Bear Bibeault

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since Jan 10, 2002
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IntelliJ IDE Java jQuery Mac Mac OS X
Author of:
Secrets of the JavaScript Ninja, 1st and 2nd editions,
jQuery in Action, 1st, 2nd and 3rd editions,
Ajax in Practice, and
Prototype and Scriptaculous in Action
Austin, TX
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Recent posts by Bear Bibeault

Cezar Apulchro wrote:and load data to fields of my jsp page


Note: by the time it reaches the browser where JavaScript will execute it is no longer a JSP page, rather it is the HTML page that was generated on the server by the JSP.

This is an important distinction as some people mistakenly think that they can still do JSP-ish type things in a page once it is at the browser.
OK, the formatting of the code made me miss where the handler was passed.

No, as it simplest, a POST is mostly used when a non-idempotent operation is to be executed on the server. There's a little more than that to it, but that'll do for our purposes.

Getting data, even if its pre-formatted HTML, is clearly a GET.

And, if the intent is to load the formatted HTML returned as the response into the DOM, that's where the jQuery .load() method is really handy.
4 days ago
JSP
In your Ajax logic, where do you do anything with the response?

And why is it a POST?
4 days ago
JSP
You got my point exactly. The JSP is evaluated on the server long before the generated page is sent to the browser where JavaScript is executed. So trying to mix JavaScript into the JSP requires temporal anomalies and likely subatomic particles that can cause subspace shifts and phasic distortions¹.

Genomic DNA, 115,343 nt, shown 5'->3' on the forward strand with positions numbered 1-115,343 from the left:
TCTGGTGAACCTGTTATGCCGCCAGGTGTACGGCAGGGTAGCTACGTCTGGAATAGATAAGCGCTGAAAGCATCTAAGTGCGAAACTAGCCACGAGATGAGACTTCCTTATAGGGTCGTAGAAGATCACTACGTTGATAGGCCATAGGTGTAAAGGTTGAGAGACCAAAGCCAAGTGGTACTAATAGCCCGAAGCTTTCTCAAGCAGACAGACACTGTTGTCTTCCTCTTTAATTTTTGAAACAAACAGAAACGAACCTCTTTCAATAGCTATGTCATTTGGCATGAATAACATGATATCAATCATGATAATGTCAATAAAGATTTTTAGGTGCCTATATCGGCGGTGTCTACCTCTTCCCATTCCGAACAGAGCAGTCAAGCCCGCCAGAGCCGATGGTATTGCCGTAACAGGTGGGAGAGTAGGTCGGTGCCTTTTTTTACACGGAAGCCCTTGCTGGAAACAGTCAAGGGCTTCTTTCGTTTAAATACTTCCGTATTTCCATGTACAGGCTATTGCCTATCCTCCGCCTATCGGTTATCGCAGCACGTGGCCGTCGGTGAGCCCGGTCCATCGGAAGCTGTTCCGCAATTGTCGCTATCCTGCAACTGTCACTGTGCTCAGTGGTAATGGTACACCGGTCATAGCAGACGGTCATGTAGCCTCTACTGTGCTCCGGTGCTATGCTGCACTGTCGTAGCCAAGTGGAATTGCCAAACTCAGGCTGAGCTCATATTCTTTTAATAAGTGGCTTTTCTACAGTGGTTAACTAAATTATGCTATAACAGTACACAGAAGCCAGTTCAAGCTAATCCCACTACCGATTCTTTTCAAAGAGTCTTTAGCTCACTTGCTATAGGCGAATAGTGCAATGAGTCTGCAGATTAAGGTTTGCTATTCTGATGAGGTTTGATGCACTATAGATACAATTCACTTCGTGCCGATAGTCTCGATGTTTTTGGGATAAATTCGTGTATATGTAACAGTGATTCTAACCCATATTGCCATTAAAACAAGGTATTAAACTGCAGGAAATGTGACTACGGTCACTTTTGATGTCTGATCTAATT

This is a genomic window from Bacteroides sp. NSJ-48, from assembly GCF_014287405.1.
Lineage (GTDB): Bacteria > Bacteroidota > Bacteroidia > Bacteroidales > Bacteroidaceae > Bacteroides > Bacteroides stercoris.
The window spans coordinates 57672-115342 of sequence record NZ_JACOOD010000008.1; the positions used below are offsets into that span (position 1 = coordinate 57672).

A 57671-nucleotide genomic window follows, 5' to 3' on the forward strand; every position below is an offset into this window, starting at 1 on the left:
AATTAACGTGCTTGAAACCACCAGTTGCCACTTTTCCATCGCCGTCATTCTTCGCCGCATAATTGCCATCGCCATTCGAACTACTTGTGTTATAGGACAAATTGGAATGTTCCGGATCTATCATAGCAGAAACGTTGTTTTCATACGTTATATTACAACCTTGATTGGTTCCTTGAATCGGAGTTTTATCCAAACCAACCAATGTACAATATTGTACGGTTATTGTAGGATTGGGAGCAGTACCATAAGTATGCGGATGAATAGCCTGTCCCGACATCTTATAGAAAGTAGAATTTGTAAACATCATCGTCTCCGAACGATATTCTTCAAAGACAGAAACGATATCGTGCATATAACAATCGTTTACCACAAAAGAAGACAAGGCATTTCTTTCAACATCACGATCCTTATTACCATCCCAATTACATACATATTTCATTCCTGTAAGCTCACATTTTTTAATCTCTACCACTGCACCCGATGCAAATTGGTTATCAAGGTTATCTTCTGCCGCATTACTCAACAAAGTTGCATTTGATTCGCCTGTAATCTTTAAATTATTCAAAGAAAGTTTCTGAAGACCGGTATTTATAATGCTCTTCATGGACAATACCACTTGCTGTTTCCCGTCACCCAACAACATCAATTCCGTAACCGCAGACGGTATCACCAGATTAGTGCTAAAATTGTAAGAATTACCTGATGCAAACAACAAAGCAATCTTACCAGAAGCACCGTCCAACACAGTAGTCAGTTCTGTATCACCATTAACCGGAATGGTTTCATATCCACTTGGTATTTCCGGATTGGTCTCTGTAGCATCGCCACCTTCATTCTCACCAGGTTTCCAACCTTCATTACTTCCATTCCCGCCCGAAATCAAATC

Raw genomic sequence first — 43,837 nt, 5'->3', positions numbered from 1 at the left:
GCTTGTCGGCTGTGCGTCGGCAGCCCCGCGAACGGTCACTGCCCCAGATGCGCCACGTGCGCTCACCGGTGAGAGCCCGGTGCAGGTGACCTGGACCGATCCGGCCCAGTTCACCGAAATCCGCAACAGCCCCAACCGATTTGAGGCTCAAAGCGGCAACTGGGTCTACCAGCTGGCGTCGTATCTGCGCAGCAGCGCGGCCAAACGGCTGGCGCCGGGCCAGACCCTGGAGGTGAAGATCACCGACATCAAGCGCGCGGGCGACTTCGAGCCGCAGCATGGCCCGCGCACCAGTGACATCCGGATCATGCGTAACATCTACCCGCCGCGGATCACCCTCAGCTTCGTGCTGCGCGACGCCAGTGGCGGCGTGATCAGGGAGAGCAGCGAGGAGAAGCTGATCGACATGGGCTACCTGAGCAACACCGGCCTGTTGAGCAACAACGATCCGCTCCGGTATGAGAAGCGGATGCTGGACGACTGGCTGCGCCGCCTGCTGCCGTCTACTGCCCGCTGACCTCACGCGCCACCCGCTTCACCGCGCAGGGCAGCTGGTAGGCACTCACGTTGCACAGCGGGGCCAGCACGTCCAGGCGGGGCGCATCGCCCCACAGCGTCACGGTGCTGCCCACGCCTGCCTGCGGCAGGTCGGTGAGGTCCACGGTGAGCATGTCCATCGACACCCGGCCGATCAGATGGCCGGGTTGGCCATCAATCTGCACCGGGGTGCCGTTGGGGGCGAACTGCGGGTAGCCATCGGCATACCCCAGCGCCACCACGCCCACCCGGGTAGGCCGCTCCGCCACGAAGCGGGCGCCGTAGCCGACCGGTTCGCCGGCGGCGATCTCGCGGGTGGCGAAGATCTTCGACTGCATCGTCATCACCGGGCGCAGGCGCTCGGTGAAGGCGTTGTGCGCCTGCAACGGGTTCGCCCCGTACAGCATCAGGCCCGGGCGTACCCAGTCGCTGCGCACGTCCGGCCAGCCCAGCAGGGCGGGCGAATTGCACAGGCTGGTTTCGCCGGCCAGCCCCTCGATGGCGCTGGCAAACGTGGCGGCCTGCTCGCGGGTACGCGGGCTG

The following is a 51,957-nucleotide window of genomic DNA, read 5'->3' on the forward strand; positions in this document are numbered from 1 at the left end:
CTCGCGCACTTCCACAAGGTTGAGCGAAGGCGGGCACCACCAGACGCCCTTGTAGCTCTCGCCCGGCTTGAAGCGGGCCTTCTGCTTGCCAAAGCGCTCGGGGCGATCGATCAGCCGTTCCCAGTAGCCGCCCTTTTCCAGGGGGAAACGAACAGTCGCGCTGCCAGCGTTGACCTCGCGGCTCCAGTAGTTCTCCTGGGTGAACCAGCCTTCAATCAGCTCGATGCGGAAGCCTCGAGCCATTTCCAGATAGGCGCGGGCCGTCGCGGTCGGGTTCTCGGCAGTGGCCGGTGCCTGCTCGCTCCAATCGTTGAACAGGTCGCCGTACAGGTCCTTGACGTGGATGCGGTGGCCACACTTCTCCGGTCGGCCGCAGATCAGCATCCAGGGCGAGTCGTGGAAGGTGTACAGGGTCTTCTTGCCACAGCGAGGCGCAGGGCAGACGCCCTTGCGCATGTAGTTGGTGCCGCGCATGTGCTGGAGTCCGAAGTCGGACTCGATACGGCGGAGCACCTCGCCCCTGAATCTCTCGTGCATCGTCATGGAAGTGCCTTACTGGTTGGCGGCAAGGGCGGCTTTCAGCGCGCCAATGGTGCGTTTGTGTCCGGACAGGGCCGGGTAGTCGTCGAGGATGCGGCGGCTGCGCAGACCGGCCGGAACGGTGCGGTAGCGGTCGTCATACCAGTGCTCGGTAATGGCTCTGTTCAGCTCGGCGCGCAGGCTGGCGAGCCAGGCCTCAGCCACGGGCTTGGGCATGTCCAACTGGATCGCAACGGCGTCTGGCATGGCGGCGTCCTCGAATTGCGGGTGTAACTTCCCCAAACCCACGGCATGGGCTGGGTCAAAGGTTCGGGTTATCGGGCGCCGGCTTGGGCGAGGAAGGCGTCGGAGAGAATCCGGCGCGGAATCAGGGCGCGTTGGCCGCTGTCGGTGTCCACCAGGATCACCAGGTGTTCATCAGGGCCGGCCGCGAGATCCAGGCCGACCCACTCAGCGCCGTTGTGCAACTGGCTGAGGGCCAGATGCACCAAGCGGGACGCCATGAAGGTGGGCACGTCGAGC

Likely what you need to consider is doing in JavaScript the manipulations that you were thinking about doing in JSP.



¹ Apologies if you're not a Star Trek fan.
4 days ago
JSP
What is it that you are trying to do here:?
4 days ago
JSP
You are looking for the attribute on the function context (this) in the handler. Is that really where you need to be looking for it?
Then the files are no longer being accessed on your local hard drive. That's what I meant: you need to upload them somewhere to serve them via URL.

You can use a trick here: include the photo as an attachment, and right click to get its URL.
6 days ago
How could coderanch possibly access files on your hard drive? Unless, of course, you are running a file server and use a URL that makes requests to that server.



6 days ago
You enter the URL of a photo posted on the web. For example, I host mine on Dropbox.

For photos, JPEG format is best.
6 days ago
I use macOS and I use virtual desktops (called Spaces) mostly for keeping some programs open in full-screen mode. Especially videos and IDEs.

With trackpads as input devices everywhere, it's a simple swipe gesture to swap between them.
6 days ago

Cody Biggs wrote:Yea they are shown by name, and the handlerecipe function uses index to tell what recipe was clicked on.


Index is a poor way to reference the recipes. Each recipe should have a unique id as part of its data and that's how we reference different recipe entities. But for now, lets stick with index, but be aware that's going to be a problem going forward.